The films themselves are all, to a one, unsettling and strange. As Laing describes them to our main character, this interviewer, it becomes clear that there is something off about them. It's a cool idea, don't you think - an object of art (book, record, film, painting, etc) that seems to give you some quote-unquote fundamental truth of the universe... and that truth is, at the end of the day, altogether far too dangerous for public consumption? It's the legend of Prince's "Black Album" or the Necronomicon and everything in between, but instead of hinting at the unknowability of the artifacts, Rombes dives right in and has Laing explain (and, in one instance, deliver a full treatment on paper) the stories and the scenes... and one's sense of terror slowly mounts. 

This is not to say that he gives in, at all, to the expectation that horror must culminate. The book's great staying power comes, I think, from the fact that there is not necessarily any conclusion to speak of - because what, exactly, was the quest or question in the first place? The journalist has tracked down Laing to seek truth... and he ends up, as the title of the novel implies, bestowing a kind of absolution on Laing... but the films linger in our minds. So, too, do the background hints of oddness: the missing children, the waitress at the diner, the mysterious red cone, the weather... something is off in the world and perhaps it is because these films existed even for a second. Perhaps Laing is a hero for destroying them, for shouldering this burden for himself. Perhaps he is a truly great villain, for depriving the world of such things for who knows what they could've done in the great scheme of things?

It is a testament to Rombes' knowledge of film and his skill as a writer that these films feel real to me. I should be able to find Destroyer or Black Star or Gutman on if not Netflix than perhaps some TOR-found film site somewhere... but they don't exist. Even if I can see these scenes in my brain as though I watched them on my laptop just now, I didn't. I not only didn't, I only actually 'experienced' them through a narrative within a narrative - that is, Rombes writing Laing explaining the films. There should be some level of artifice that separates them from me but, just as some of the films describe a sort of blurring out into reality, so too does this book. The lines of fiction and fact get hazy in the fog of paranoia and maybe, just maybe, you'll stumble across an old VHS somewhere that's simply marked AXXON N. and realize that it wasn't just a story after all...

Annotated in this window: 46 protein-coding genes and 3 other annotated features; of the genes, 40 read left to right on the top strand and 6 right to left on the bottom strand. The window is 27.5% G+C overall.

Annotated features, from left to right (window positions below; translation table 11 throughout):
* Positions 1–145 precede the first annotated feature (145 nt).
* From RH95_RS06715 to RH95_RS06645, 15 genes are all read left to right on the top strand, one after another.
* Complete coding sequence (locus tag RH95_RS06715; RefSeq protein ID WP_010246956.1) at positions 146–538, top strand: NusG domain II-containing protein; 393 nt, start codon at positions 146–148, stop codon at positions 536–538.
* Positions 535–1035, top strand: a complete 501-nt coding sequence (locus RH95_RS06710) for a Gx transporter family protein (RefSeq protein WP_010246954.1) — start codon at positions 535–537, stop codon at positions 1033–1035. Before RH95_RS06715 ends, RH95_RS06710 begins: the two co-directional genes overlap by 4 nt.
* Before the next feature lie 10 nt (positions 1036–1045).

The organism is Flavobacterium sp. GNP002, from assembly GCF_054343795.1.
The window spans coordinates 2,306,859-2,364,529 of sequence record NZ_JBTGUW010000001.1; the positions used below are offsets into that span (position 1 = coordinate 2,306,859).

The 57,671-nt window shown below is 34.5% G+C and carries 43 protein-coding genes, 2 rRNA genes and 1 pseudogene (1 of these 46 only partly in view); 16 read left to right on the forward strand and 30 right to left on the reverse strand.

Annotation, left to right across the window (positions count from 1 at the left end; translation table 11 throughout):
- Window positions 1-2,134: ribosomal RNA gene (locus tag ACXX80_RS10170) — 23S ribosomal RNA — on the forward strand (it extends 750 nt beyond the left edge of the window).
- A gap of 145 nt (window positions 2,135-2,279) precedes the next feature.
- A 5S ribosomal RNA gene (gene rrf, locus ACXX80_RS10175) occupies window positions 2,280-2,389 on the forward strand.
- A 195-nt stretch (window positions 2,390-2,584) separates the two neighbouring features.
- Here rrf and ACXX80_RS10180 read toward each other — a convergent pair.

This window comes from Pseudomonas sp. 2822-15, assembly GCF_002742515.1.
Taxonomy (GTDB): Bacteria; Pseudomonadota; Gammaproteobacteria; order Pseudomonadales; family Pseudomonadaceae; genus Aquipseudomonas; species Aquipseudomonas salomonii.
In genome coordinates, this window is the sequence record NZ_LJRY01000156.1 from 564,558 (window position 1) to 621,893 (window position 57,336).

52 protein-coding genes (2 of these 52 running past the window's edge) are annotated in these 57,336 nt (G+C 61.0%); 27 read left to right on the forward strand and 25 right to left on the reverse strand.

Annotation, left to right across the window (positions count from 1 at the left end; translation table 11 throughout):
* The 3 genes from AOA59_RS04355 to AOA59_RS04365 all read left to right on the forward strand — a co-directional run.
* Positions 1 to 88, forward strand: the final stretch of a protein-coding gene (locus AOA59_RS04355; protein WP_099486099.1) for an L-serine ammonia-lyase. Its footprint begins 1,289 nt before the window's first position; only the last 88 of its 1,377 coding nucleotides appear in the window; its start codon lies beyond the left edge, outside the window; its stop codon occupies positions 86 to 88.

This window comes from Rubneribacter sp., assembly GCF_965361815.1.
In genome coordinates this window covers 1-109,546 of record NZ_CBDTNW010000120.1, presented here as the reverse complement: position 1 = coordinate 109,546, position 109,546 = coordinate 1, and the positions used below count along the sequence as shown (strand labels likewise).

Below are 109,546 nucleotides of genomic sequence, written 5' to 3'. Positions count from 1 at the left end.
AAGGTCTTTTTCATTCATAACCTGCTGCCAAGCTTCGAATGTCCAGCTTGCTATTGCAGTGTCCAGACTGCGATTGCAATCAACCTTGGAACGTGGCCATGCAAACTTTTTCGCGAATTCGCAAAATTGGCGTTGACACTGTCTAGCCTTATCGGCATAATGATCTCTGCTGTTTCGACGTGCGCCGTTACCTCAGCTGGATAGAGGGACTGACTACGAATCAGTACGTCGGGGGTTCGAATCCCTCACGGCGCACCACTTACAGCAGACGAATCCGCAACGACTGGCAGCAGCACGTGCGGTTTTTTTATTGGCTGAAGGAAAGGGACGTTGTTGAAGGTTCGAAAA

And even if you don't, you'll always wonder 'but maybe'...

Rating: 5 out of 5. A far weirder book than Night Film but a sibling to it in a wonderful way. I looked at the world differently after reading The Absolution of Roberto Acestes Laing, not in the sense of understanding it differently but in the sense of having briefly slid across into a neighboring universe and seen a glimpse of a place that is just slightly not the one we're currently inhabiting. At its core, this is a novel about the power of film - but it achieves so much more than that with an ease and skill that bely the author's debut status. And if you're lucky and you reach out to Mr. Rombes, you might even end up, as I did, with more sense of the blurring line between fiction and reality - for in my mailbox the other day came a note with a filmstrip and some ephemera from Laing's own archive...

Drew Broussard reads, a lot. When not doing that, he's writing stories or playing music or acting or producing or coming up with other ways to make trouble.  He also has a day job at The Public Theater in New York City.

Friday, August 21, 2015

Blog Tour: Brigid Series

Always flattered to be a part of the Grab the Lapels blog tours because Melanie Page is doing such wonderful things to get writers the exposure and attention they deserve. We're thrilled to help wrap up their Brigid Series blog tour! 

Today, we have the honor of being the final stop in the blog tour and Sheila R Lamb is back on the blog, reading an excerpt from Church of the Oak, the third book of the Brigid series. 

Sheila Lamb received an MFA in Creative Writing  from Queens University of Charlotte and an M.Ed. in Curriculum and Instruction from George Mason University. Her short stories have earned Pushcart and storySouth Million Writers Award nominations. She is a writer-in-residence at the Weymouth Center for the Arts and Humanities and is a fellow at the Virginia Center for the Creative Arts (VCCA). Sheila is the author of the Brigid of Ireland historical fantasy series, which tells the story of Brigid as goddess, druid, and saint.  Sheila has traveled  throughout Ireland and participated in the Achill Archaeology Field School. She loves Irish history, family genealogy, and is easily distracted by primary source documents. She lives, teaches, and writes in the mountains of Virginia.

Check out all of the tour stops from earlier in the week here:

Click on the soundcloud image to hear Sheila read an excerpt from Church of the Oak:

The word on Church of the Oak: